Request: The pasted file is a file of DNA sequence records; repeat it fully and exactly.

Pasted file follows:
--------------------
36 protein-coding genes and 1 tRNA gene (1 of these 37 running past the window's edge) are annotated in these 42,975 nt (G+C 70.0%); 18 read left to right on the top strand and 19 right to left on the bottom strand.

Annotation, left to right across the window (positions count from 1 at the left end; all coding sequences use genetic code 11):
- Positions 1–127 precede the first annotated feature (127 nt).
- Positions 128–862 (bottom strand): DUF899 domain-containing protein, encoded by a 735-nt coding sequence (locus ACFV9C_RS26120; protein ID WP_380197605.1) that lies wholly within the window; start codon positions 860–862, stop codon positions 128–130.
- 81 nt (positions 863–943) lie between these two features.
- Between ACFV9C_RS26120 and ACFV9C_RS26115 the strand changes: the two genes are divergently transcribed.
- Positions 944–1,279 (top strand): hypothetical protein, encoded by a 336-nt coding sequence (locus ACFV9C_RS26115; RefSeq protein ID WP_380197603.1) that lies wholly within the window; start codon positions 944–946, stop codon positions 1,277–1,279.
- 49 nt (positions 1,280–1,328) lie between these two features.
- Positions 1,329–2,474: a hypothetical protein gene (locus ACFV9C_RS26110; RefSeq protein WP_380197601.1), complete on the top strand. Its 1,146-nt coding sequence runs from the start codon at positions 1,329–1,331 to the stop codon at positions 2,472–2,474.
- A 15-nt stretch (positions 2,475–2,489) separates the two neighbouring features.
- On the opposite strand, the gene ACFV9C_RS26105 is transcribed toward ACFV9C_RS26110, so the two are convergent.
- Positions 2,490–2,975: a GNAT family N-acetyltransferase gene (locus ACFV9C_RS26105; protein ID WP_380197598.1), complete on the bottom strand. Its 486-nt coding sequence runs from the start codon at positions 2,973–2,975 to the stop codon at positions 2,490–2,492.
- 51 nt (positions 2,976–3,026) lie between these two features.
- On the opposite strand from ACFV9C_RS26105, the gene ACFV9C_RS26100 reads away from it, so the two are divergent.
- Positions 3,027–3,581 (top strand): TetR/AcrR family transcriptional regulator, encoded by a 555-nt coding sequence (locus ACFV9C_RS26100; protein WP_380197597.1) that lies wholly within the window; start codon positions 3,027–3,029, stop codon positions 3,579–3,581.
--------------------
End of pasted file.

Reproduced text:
36 protein-coding genes and 1 tRNA gene (1 of these 37 running past the window's edge) are annotated in these 42,975 nt (G+C 70.0%); 18 read left to right on the top strand and 19 right to left on the bottom strand.

Annotation, left to right across the window (positions count from 1 at the left end; all coding sequences use genetic code 11):
- Positions 1–127 precede the first annotated feature (127 nt).
- Positions 128–862 (bottom strand): DUF899 domain-containing protein, encoded by a 735-nt coding sequence (locus ACFV9C_RS26120; protein ID WP_380197605.1) that lies wholly within the window; start codon positions 860–862, stop codon positions 128–130.
- 81 nt (positions 863–943) lie between these two features.
- Between ACFV9C_RS26120 and ACFV9C_RS26115 the strand changes: the two genes are divergently transcribed.
- Positions 944–1,279 (top strand): hypothetical protein, encoded by a 336-nt coding sequence (locus ACFV9C_RS26115; RefSeq protein ID WP_380197603.1) that lies wholly within the window; start codon positions 944–946, stop codon positions 1,277–1,279.
- 49 nt (positions 1,280–1,328) lie between these two features.
- Positions 1,329–2,474: a hypothetical protein gene (locus ACFV9C_RS26110; RefSeq protein WP_380197601.1), complete on the top strand. Its 1,146-nt coding sequence runs from the start codon at positions 1,329–1,331 to the stop codon at positions 2,472–2,474.
- A 15-nt stretch (positions 2,475–2,489) separates the two neighbouring features.
- On the opposite strand, the gene ACFV9C_RS26105 is transcribed toward ACFV9C_RS26110, so the two are convergent.
- Positions 2,490–2,975: a GNAT family N-acetyltransferase gene (locus ACFV9C_RS26105; protein ID WP_380197598.1), complete on the bottom strand. Its 486-nt coding sequence runs from the start codon at positions 2,973–2,975 to the stop codon at positions 2,490–2,492.
- 51 nt (positions 2,976–3,026) lie between these two features.
- On the opposite strand from ACFV9C_RS26105, the gene ACFV9C_RS26100 reads away from it, so the two are divergent.
- Positions 3,027–3,581 (top strand): TetR/AcrR family transcriptional regulator, encoded by a 555-nt coding sequence (locus ACFV9C_RS26100; protein WP_380197597.1) that lies wholly within the window; start codon positions 3,027–3,029, stop codon positions 3,579–3,581.